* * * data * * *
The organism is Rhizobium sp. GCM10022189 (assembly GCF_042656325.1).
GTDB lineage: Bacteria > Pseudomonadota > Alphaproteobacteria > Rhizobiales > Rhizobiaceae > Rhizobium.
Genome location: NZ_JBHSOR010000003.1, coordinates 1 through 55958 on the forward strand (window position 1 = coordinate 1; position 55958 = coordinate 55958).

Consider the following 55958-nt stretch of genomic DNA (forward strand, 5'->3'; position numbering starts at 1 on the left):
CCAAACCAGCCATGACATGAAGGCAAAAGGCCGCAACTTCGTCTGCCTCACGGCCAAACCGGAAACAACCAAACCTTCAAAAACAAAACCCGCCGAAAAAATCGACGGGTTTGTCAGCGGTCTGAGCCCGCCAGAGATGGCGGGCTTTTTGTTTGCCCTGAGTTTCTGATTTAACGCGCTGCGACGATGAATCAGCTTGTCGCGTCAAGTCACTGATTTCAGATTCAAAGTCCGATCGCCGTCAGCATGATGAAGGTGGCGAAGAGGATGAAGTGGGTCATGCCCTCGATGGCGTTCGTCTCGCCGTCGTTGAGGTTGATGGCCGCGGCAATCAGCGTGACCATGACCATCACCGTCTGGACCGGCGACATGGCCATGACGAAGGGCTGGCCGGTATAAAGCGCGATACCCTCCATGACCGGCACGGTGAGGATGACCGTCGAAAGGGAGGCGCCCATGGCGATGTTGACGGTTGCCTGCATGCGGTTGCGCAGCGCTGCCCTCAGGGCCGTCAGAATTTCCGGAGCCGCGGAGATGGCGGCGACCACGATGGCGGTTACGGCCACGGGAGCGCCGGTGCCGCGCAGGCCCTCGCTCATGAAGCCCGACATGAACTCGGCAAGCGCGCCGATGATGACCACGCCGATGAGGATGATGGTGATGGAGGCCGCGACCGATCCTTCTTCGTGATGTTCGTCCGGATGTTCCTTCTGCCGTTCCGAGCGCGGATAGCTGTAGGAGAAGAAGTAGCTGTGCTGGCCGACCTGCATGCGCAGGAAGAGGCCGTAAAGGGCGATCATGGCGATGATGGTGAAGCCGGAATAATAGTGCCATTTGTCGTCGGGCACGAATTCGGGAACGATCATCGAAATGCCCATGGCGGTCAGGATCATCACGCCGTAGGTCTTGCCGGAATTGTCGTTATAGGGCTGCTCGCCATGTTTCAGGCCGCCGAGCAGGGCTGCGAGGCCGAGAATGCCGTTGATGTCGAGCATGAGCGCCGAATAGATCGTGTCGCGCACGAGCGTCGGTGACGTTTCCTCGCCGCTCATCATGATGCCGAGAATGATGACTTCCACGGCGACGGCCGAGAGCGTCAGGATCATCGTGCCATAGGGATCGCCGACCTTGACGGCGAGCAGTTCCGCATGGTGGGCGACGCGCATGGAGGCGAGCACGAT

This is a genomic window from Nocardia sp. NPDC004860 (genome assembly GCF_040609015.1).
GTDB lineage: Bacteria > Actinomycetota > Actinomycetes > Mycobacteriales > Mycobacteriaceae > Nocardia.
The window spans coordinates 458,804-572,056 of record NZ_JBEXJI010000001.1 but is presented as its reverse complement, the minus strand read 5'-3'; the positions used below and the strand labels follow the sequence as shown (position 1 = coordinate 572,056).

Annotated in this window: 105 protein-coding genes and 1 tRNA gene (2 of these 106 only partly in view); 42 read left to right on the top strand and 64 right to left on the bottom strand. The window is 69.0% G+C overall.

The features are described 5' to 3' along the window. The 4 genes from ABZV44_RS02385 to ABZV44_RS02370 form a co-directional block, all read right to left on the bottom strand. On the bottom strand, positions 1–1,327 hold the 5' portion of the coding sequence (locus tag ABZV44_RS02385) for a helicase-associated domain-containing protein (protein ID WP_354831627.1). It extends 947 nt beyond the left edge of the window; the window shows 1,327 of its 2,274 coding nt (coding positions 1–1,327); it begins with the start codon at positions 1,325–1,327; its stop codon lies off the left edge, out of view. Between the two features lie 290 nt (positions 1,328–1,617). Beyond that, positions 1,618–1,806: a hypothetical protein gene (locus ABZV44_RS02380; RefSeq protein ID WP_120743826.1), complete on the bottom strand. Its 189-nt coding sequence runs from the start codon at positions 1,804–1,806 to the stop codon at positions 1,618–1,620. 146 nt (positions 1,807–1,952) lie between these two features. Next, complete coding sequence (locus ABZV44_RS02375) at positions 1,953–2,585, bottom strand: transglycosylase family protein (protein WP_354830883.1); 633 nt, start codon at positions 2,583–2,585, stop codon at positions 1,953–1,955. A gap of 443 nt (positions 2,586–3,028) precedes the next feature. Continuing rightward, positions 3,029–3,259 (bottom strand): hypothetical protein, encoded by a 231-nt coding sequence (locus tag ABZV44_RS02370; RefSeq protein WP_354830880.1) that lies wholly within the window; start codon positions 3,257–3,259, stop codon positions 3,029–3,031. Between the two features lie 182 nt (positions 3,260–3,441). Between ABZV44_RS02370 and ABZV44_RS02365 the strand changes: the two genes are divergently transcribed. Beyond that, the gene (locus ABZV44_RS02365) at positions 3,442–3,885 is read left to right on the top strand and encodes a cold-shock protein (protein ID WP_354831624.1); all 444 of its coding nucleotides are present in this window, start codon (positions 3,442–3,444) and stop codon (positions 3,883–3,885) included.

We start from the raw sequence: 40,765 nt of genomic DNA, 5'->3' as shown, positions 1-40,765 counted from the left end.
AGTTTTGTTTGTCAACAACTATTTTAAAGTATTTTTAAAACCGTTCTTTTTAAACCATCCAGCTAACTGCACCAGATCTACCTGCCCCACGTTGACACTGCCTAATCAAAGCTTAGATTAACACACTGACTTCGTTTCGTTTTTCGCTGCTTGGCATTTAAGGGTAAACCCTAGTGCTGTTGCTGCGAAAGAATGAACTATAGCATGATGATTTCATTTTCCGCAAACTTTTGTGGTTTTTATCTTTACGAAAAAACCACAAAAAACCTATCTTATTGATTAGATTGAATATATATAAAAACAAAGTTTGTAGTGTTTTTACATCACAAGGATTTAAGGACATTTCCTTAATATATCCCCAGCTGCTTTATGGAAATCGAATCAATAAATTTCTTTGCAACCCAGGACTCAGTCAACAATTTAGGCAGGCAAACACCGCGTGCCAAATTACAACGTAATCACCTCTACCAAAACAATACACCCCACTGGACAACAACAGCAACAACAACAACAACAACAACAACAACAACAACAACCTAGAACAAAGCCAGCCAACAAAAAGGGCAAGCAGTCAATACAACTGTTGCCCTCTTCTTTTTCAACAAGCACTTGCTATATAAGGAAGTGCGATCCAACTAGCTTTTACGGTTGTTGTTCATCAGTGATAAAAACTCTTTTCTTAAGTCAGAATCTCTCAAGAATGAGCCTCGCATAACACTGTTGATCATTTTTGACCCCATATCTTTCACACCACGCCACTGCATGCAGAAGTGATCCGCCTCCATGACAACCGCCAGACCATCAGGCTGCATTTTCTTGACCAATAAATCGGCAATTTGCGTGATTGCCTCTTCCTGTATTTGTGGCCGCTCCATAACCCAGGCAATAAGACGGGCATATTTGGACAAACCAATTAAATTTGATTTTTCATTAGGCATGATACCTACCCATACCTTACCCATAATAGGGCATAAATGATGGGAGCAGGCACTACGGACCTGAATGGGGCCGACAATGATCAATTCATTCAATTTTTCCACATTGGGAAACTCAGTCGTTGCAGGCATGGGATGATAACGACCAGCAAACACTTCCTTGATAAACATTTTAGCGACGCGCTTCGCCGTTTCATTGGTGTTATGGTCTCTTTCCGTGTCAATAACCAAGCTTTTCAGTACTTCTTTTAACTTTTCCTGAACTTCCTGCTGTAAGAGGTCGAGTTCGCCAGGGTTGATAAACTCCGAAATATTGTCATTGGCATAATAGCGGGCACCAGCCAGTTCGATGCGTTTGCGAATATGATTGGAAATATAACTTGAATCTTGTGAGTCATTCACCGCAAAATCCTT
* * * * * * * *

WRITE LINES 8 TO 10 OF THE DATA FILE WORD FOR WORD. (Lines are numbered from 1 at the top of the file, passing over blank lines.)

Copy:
The window spans coordinates 458,804-572,056 of record NZ_JBEXJI010000001.1 but is presented as its reverse complement, the minus strand read 5'-3'; the positions used below and the strand labels follow the sequence as shown (position 1 = coordinate 572,056).

Annotated in this window: 105 protein-coding genes and 1 tRNA gene (2 of these 106 only partly in view); 42 read left to right on the top strand and 64 right to left on the bottom strand. The window is 69.0% G+C overall.

The features are described 5' to 3' along the window. The 4 genes from ABZV44_RS02385 to ABZV44_RS02370 form a co-directional block, all read right to left on the bottom strand. On the bottom strand, positions 1–1,327 hold the 5' portion of the coding sequence (locus tag ABZV44_RS02385) for a helicase-associated domain-containing protein (protein ID WP_354831627.1). It extends 947 nt beyond the left edge of the window; the window shows 1,327 of its 2,274 coding nt (coding positions 1–1,327); it begins with the start codon at positions 1,325–1,327; its stop codon lies off the left edge, out of view. Between the two features lie 290 nt (positions 1,328–1,617). Beyond that, positions 1,618–1,806: a hypothetical protein gene (locus ABZV44_RS02380; RefSeq protein ID WP_120743826.1), complete on the bottom strand. Its 189-nt coding sequence runs from the start codon at positions 1,804–1,806 to the stop codon at positions 1,618–1,620. 146 nt (positions 1,807–1,952) lie between these two features. Next, complete coding sequence (locus ABZV44_RS02375) at positions 1,953–2,585, bottom strand: transglycosylase family protein (protein WP_354830883.1); 633 nt, start codon at positions 2,583–2,585, stop codon at positions 1,953–1,955. A gap of 443 nt (positions 2,586–3,028) precedes the next feature. Continuing rightward, positions 3,029–3,259 (bottom strand): hypothetical protein, encoded by a 231-nt coding sequence (locus tag ABZV44_RS02370; RefSeq protein WP_354830880.1) that lies wholly within the window; start codon positions 3,257–3,259, stop codon positions 3,029–3,031. Between the two features lie 182 nt (positions 3,260–3,441). Between ABZV44_RS02370 and ABZV44_RS02365 the strand changes: the two genes are divergently transcribed. Beyond that, the gene (locus ABZV44_RS02365) at positions 3,442–3,885 is read left to right on the top strand and encodes a cold-shock protein (protein ID WP_354831624.1); all 444 of its coding nucleotides are present in this window, start codon (positions 3,442–3,444) and stop codon (positions 3,883–3,885) included.